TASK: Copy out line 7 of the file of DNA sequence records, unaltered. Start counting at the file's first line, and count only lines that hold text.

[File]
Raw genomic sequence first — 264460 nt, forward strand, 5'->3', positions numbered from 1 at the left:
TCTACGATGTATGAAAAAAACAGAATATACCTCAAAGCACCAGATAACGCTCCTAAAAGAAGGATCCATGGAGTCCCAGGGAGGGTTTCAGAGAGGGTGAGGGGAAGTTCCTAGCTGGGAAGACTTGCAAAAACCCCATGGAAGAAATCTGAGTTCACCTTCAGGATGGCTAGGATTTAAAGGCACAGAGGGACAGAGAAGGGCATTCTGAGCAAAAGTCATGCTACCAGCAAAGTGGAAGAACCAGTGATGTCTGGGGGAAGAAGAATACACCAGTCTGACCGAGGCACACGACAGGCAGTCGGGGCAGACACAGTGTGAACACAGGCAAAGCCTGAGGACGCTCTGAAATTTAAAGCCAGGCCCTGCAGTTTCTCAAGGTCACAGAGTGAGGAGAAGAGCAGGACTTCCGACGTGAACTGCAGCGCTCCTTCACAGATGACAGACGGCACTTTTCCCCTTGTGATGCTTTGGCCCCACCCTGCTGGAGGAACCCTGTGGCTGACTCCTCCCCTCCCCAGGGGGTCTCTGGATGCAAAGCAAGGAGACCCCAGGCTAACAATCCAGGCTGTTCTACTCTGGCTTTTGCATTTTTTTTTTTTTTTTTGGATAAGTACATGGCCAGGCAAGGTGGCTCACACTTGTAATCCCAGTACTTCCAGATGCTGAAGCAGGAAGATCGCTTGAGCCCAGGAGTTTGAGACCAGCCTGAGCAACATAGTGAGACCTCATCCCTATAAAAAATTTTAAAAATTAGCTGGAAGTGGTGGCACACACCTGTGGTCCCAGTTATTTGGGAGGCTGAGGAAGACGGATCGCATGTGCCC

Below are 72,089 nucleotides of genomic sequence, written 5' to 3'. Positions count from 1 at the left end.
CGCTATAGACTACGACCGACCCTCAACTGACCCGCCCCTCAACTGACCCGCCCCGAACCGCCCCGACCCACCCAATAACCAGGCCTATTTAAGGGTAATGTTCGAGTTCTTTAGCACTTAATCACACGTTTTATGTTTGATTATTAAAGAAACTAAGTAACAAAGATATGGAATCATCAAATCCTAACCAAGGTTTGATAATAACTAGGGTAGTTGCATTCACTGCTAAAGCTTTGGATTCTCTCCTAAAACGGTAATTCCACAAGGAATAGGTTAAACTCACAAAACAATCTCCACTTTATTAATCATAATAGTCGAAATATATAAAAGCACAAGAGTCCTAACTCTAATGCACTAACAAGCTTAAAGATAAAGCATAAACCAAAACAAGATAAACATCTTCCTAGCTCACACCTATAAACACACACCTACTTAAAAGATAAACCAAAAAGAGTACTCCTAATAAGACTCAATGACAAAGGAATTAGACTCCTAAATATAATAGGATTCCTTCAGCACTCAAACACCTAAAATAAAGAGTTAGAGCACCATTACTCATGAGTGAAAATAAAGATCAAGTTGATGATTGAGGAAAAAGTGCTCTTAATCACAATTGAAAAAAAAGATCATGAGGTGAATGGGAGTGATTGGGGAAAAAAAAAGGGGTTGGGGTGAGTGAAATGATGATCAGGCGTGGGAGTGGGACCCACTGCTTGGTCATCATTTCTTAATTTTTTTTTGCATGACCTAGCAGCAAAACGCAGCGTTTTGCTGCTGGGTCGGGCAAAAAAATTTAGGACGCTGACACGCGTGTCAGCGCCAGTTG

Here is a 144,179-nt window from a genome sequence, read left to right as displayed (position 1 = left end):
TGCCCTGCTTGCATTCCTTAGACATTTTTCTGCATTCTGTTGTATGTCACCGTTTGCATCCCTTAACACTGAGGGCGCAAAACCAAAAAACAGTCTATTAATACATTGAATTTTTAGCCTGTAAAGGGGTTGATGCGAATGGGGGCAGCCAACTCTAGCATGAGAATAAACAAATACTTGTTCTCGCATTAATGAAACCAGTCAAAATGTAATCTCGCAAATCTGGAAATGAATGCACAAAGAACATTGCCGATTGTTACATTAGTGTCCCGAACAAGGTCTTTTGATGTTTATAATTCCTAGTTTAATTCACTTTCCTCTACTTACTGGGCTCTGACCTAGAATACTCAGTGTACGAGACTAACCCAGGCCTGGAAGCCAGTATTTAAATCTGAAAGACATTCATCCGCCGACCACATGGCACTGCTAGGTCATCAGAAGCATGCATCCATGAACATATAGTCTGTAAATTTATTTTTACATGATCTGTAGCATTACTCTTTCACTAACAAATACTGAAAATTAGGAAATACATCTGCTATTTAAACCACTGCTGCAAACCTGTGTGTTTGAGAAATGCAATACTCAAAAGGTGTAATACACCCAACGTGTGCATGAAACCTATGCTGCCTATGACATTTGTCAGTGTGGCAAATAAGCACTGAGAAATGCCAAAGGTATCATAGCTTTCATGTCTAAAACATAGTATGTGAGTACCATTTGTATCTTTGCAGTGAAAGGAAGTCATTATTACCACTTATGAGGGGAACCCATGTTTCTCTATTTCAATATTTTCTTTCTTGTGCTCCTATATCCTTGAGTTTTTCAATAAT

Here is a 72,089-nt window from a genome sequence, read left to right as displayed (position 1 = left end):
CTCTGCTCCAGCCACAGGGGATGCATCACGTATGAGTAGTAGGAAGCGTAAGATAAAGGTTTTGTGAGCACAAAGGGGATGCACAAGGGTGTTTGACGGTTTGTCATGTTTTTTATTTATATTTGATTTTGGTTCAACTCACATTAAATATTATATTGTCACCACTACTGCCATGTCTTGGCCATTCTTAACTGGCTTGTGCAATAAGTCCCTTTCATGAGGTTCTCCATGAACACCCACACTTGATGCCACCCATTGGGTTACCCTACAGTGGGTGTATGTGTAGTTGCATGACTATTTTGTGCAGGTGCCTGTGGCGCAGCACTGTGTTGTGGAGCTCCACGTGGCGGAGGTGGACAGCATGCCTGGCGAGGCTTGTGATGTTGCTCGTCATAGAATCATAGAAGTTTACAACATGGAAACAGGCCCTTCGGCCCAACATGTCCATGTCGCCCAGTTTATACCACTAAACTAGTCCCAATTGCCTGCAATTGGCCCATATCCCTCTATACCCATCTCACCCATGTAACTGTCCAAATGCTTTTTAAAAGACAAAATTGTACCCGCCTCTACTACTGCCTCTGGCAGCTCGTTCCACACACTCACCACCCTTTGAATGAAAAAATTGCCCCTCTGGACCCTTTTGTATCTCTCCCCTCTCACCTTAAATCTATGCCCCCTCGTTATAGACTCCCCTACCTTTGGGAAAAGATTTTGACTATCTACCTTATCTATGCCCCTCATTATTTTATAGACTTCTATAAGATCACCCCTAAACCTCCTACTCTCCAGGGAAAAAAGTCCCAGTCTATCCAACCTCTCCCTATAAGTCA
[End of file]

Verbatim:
Here is a 72,089-nt window from a genome sequence, read left to right as displayed (position 1 = left end):